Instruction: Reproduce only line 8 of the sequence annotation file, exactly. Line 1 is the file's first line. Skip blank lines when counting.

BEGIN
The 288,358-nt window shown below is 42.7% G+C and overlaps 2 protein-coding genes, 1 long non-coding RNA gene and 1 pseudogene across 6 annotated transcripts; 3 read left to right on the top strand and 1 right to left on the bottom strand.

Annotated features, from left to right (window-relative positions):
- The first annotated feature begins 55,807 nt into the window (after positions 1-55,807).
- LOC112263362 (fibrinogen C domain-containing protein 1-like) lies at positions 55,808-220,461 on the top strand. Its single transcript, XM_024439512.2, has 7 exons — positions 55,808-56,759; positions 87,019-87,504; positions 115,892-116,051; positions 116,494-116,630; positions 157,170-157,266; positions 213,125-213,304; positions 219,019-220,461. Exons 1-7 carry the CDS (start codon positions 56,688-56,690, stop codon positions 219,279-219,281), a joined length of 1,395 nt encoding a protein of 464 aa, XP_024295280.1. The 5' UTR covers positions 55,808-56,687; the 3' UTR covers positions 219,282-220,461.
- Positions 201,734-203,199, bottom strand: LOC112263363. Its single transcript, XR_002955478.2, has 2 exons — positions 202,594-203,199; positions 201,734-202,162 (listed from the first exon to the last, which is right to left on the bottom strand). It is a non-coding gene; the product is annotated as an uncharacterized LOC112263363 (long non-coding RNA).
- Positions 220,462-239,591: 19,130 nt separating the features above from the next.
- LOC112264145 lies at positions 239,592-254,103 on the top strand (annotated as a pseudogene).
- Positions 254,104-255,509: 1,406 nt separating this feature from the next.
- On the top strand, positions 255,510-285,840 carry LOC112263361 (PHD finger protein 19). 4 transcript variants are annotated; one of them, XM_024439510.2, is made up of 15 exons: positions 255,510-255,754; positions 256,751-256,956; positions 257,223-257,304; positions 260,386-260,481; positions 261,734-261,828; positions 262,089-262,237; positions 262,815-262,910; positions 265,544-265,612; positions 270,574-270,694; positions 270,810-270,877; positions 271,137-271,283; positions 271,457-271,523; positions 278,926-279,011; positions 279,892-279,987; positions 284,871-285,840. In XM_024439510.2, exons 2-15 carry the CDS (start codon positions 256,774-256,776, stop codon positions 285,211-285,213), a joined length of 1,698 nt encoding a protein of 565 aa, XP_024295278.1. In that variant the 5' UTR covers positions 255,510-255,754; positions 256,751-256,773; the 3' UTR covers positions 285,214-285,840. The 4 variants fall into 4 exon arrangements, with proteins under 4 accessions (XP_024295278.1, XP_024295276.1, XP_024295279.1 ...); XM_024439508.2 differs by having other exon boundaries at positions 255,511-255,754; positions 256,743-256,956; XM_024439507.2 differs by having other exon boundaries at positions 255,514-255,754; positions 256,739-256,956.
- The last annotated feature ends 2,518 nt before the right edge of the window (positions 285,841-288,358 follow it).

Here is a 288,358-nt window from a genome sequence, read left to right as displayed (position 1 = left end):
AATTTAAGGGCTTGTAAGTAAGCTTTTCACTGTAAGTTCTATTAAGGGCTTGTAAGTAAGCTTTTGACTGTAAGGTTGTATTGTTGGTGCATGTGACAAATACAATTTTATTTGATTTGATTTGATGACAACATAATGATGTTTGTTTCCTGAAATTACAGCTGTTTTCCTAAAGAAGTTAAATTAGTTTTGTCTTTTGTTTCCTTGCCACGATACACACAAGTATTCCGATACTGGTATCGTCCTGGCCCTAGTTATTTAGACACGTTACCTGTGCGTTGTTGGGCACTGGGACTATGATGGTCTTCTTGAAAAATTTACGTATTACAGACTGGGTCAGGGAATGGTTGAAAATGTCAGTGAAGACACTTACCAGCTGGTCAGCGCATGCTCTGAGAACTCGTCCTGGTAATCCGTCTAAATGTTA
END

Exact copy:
- Positions 254,104-255,509: 1,406 nt separating this feature from the next.